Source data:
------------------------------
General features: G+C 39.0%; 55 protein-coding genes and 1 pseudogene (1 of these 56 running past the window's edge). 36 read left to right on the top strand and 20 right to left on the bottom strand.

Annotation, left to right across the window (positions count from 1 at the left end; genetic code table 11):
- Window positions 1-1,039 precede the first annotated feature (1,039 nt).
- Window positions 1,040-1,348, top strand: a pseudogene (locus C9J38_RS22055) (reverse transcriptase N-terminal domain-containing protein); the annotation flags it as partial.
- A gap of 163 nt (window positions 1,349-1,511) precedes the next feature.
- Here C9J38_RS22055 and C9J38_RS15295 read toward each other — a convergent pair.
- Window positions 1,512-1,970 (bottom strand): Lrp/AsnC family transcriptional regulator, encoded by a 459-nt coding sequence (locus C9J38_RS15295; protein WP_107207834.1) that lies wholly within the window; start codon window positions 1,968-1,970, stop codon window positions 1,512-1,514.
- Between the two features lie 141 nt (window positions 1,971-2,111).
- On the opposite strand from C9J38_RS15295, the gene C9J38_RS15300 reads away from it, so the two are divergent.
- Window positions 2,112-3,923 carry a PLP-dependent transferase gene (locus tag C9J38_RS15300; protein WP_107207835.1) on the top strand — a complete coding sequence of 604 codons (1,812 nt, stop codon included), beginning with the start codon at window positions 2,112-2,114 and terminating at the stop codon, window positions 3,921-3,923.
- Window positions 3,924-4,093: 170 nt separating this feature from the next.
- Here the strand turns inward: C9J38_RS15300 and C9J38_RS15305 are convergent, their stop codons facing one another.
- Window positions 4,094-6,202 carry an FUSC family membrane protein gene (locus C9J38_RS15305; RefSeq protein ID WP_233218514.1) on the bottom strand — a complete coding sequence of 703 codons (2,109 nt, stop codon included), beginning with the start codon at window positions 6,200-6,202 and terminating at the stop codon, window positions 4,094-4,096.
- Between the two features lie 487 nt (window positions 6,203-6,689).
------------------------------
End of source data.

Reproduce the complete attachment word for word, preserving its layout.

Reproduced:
General features: G+C 39.0%; 55 protein-coding genes and 1 pseudogene (1 of these 56 running past the window's edge). 36 read left to right on the top strand and 20 right to left on the bottom strand.

Annotation, left to right across the window (positions count from 1 at the left end; genetic code table 11):
- Window positions 1-1,039 precede the first annotated feature (1,039 nt).
- Window positions 1,040-1,348, top strand: a pseudogene (locus C9J38_RS22055) (reverse transcriptase N-terminal domain-containing protein); the annotation flags it as partial.
- A gap of 163 nt (window positions 1,349-1,511) precedes the next feature.
- Here C9J38_RS22055 and C9J38_RS15295 read toward each other — a convergent pair.
- Window positions 1,512-1,970 (bottom strand): Lrp/AsnC family transcriptional regulator, encoded by a 459-nt coding sequence (locus C9J38_RS15295; protein WP_107207834.1) that lies wholly within the window; start codon window positions 1,968-1,970, stop codon window positions 1,512-1,514.
- Between the two features lie 141 nt (window positions 1,971-2,111).
- On the opposite strand from C9J38_RS15295, the gene C9J38_RS15300 reads away from it, so the two are divergent.
- Window positions 2,112-3,923 carry a PLP-dependent transferase gene (locus tag C9J38_RS15300; protein WP_107207835.1) on the top strand — a complete coding sequence of 604 codons (1,812 nt, stop codon included), beginning with the start codon at window positions 2,112-2,114 and terminating at the stop codon, window positions 3,921-3,923.
- Window positions 3,924-4,093: 170 nt separating this feature from the next.
- Here the strand turns inward: C9J38_RS15300 and C9J38_RS15305 are convergent, their stop codons facing one another.
- Window positions 4,094-6,202 carry an FUSC family membrane protein gene (locus C9J38_RS15305; RefSeq protein ID WP_233218514.1) on the bottom strand — a complete coding sequence of 703 codons (2,109 nt, stop codon included), beginning with the start codon at window positions 6,200-6,202 and terminating at the stop codon, window positions 4,094-4,096.
- Between the two features lie 487 nt (window positions 6,203-6,689).